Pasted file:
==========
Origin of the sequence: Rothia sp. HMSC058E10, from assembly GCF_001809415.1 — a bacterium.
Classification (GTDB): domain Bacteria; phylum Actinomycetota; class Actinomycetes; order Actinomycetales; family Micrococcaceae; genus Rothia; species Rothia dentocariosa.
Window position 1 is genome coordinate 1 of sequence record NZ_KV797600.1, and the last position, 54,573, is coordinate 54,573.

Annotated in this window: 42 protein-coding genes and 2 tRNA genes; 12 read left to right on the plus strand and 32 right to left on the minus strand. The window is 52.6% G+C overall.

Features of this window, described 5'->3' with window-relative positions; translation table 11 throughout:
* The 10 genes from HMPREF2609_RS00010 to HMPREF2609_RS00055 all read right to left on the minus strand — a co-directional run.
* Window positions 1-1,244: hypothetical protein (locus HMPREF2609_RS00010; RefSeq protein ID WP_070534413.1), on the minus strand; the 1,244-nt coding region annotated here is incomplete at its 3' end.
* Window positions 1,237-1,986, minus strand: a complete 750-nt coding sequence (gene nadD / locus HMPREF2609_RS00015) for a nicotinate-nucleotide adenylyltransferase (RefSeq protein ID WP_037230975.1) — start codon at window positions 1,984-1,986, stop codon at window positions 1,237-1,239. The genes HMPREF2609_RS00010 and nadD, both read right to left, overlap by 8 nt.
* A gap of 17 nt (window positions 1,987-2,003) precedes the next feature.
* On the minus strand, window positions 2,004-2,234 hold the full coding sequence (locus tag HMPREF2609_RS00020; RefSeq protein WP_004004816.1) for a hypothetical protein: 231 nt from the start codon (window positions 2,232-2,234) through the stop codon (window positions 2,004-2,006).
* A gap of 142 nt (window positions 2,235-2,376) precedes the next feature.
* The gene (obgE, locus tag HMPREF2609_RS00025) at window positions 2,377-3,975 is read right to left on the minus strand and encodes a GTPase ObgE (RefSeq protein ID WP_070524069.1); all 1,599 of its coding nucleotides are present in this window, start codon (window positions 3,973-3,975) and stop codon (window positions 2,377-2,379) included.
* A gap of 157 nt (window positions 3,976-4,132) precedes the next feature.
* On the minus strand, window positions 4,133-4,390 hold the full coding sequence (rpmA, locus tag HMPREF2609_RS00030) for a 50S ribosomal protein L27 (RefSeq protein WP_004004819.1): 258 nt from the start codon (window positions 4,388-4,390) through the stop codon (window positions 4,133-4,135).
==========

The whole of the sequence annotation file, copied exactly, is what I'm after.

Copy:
Origin of the sequence: Rothia sp. HMSC058E10, from assembly GCF_001809415.1 — a bacterium.
Classification (GTDB): domain Bacteria; phylum Actinomycetota; class Actinomycetes; order Actinomycetales; family Micrococcaceae; genus Rothia; species Rothia dentocariosa.
Window position 1 is genome coordinate 1 of sequence record NZ_KV797600.1, and the last position, 54,573, is coordinate 54,573.

Annotated in this window: 42 protein-coding genes and 2 tRNA genes; 12 read left to right on the plus strand and 32 right to left on the minus strand. The window is 52.6% G+C overall.

Features of this window, described 5'->3' with window-relative positions; translation table 11 throughout:
* The 10 genes from HMPREF2609_RS00010 to HMPREF2609_RS00055 all read right to left on the minus strand — a co-directional run.
* Window positions 1-1,244: hypothetical protein (locus HMPREF2609_RS00010; RefSeq protein ID WP_070534413.1), on the minus strand; the 1,244-nt coding region annotated here is incomplete at its 3' end.
* Window positions 1,237-1,986, minus strand: a complete 750-nt coding sequence (gene nadD / locus HMPREF2609_RS00015) for a nicotinate-nucleotide adenylyltransferase (RefSeq protein ID WP_037230975.1) — start codon at window positions 1,984-1,986, stop codon at window positions 1,237-1,239. The genes HMPREF2609_RS00010 and nadD, both read right to left, overlap by 8 nt.
* A gap of 17 nt (window positions 1,987-2,003) precedes the next feature.
* On the minus strand, window positions 2,004-2,234 hold the full coding sequence (locus tag HMPREF2609_RS00020; RefSeq protein WP_004004816.1) for a hypothetical protein: 231 nt from the start codon (window positions 2,232-2,234) through the stop codon (window positions 2,004-2,006).
* A gap of 142 nt (window positions 2,235-2,376) precedes the next feature.
* The gene (obgE, locus tag HMPREF2609_RS00025) at window positions 2,377-3,975 is read right to left on the minus strand and encodes a GTPase ObgE (RefSeq protein ID WP_070524069.1); all 1,599 of its coding nucleotides are present in this window, start codon (window positions 3,973-3,975) and stop codon (window positions 2,377-2,379) included.
* A gap of 157 nt (window positions 3,976-4,132) precedes the next feature.
* On the minus strand, window positions 4,133-4,390 hold the full coding sequence (rpmA, locus tag HMPREF2609_RS00030) for a 50S ribosomal protein L27 (RefSeq protein WP_004004819.1): 258 nt from the start codon (window positions 4,388-4,390) through the stop codon (window positions 4,133-4,135).